IVIG treatment for GBS

    • Anonymous
      May 11, 2014 at 11:40 pm

      Recently after a spinal tap I was diagnosed with GBS and given a round of IVIG treatment. After about 2 1/2 weeks I was given an EGM which showed no measurable improvement. Although the weakness is concentrated in my legs and getting more intense I can still walk. Do you think the IVIG treatment would slow the process down so that it won’t spread to my arms as quickly? Is it common to have a second round of IVIG treatment?

    • May 12, 2014 at 2:30 am

      IVIg is not effective for everyone, it didn’t help me much and I had better results with Plasma Exchange.

      It is not common for IVIg to be given just once when treating GBS. IVIg is usually given in a ‘loading dose’ for GBS where you get it daily for about 5 days. I was given it daily for 10 days and it did little to stop the progression for me. After the loading dose, maintenance doses may be given every 1-2 weeks to keep GBS in check.

      IVIg stops your autoimmune system from making more bad antibodies, but does not remove the bad antibodies already released into your system, these can continue to do damage. Plasma Exchange (PE) removes the bad antibodies but does not stop your body from producing more. I think, depending on the severity of individual cases, that treatment should consist of 3 days of PE followed by 5 days of IVIg (or SCIg).

      Some info about IVIg can be found here: http://www.cidpusa.org/P/ivig.htm

      GBS usually peaks within 3-6 weeks and recovery begins. Recovery can be fast and pretty complete for some, while others have an incomplete recovery. Residuals can last for years and this varies by individual.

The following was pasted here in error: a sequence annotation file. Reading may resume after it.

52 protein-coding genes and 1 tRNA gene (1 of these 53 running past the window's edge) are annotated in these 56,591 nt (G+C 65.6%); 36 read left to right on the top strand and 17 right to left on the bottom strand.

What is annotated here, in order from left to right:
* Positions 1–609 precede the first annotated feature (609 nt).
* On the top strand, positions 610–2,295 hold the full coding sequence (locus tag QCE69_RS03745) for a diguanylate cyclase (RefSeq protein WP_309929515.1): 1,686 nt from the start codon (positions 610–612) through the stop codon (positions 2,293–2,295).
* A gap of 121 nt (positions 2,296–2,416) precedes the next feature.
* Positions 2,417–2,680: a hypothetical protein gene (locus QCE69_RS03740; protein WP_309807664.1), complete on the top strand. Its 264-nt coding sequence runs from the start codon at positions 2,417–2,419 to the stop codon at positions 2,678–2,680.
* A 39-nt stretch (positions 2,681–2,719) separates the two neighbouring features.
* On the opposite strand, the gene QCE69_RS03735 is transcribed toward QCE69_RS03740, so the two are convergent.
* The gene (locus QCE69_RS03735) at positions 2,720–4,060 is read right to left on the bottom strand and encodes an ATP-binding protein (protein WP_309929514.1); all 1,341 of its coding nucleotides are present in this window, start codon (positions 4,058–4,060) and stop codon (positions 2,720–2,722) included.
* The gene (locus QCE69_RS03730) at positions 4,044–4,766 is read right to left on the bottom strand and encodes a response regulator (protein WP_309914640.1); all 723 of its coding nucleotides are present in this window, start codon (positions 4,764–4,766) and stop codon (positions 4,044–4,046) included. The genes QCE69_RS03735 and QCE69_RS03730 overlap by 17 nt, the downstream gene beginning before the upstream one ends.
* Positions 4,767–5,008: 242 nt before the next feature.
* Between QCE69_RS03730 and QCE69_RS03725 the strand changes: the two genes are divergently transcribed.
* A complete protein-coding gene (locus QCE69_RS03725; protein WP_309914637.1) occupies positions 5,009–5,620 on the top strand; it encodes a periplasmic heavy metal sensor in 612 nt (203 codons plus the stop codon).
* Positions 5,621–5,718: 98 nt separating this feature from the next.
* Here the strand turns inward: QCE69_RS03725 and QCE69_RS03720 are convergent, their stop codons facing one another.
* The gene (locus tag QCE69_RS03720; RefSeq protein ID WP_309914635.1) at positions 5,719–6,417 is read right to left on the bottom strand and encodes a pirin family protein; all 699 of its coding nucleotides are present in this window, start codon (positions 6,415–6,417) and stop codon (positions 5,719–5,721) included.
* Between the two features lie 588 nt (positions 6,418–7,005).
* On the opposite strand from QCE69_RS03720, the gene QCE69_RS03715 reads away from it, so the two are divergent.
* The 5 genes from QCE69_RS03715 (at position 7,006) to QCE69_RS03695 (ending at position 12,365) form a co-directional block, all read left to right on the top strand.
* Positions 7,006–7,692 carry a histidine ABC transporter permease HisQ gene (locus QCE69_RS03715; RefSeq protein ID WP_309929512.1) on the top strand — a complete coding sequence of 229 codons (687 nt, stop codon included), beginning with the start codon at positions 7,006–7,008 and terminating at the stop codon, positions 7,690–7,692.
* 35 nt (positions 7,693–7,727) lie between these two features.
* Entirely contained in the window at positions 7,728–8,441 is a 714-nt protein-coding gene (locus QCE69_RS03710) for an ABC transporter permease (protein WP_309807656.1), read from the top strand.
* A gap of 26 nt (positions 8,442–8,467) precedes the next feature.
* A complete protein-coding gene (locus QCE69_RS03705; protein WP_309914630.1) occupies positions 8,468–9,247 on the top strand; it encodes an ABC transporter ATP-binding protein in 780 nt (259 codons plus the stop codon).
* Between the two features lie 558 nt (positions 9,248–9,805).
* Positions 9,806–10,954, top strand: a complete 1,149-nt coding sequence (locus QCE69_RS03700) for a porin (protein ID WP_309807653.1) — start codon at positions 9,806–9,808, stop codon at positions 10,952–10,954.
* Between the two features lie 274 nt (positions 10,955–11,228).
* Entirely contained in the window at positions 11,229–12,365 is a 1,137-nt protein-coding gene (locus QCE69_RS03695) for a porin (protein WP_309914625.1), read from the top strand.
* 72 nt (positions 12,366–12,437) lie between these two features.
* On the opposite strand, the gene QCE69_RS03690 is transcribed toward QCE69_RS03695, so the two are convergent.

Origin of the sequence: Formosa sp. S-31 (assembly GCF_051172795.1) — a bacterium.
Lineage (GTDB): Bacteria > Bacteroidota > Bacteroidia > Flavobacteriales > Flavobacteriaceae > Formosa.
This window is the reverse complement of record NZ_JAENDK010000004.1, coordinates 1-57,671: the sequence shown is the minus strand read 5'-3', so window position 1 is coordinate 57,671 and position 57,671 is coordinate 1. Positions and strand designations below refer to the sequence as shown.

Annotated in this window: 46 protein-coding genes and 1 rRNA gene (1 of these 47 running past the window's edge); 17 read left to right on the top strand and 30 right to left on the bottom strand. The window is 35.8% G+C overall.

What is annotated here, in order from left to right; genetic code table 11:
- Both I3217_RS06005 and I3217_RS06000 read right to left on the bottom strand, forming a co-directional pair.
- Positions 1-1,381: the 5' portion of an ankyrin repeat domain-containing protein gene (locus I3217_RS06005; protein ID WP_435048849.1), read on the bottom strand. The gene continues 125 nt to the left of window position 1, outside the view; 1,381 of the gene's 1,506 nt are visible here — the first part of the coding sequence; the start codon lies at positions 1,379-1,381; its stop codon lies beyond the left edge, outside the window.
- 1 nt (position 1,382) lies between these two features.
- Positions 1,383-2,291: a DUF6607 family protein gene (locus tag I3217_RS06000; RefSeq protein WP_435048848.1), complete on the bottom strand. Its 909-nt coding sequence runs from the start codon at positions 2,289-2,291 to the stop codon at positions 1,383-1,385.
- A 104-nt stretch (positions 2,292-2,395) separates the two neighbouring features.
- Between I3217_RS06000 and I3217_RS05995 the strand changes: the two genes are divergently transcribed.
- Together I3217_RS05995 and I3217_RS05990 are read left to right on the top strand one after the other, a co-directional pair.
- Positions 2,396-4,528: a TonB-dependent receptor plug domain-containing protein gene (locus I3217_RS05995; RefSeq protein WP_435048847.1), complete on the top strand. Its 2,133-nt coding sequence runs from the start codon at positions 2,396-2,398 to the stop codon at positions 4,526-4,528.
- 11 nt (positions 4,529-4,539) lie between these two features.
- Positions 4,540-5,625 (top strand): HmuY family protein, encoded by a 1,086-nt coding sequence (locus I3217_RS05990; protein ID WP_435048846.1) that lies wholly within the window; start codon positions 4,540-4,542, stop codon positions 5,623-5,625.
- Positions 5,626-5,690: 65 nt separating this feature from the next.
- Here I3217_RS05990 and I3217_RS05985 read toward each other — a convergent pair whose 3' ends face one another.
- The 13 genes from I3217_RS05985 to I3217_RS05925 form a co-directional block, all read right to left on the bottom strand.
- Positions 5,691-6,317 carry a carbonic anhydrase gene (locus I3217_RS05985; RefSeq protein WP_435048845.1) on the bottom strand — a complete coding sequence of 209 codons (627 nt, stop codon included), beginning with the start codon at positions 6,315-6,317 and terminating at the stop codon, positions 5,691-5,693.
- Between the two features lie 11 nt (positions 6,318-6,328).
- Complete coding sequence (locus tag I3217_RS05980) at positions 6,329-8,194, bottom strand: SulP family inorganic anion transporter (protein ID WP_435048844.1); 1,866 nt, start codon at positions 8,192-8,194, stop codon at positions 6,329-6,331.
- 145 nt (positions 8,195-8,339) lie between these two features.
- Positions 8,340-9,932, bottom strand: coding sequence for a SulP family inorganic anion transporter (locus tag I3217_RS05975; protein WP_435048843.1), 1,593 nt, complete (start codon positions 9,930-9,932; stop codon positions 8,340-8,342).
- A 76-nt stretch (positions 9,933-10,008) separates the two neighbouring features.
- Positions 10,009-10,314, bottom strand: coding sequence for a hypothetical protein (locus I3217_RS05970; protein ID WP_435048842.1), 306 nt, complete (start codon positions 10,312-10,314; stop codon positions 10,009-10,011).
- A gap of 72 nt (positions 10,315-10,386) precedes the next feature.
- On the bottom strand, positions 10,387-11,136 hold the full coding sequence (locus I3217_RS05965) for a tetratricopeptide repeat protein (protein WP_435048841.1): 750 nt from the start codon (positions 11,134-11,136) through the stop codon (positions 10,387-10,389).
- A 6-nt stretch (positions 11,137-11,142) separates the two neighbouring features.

How long do you think you have had the GBS?

    • GH
      May 12, 2014 at 2:36 am

      It’s correct that the loading dose is generally given over five days. This may be sufficient for some cases of GBS. In others, more IvIg might be administered. In my case, the initial loading dose seemed to arrest the progress of the weakness, but when it continued I was then given another five-day treatment. When that proved insufficient, I was reclassified as CIDP and given plasma exchange (PE).

    • Anonymous
      May 12, 2014 at 11:02 am

      I contracted GBS the first week of March, when given the initial treatment the first bottle injected did not completely go into my vein, some went under my skin, my hand blew up like a balloon, I squeezed out and got a wash cloth wet from mopping it up. After the test EMG the Dr told me I had ALS because of no measurable improvement.Not sure of his bed manners!Presently I’m going back to the hospital not until the 23 of May to find out what next they are going to do for me.Thanks for your reply.

    • GH
      May 12, 2014 at 3:44 pm

      That’s just crazy. They should not be screwing up the Iv insertion. And your neurologist should not be making such an off-the-cuff diagnosis. These neuropathies are not so cut and dried.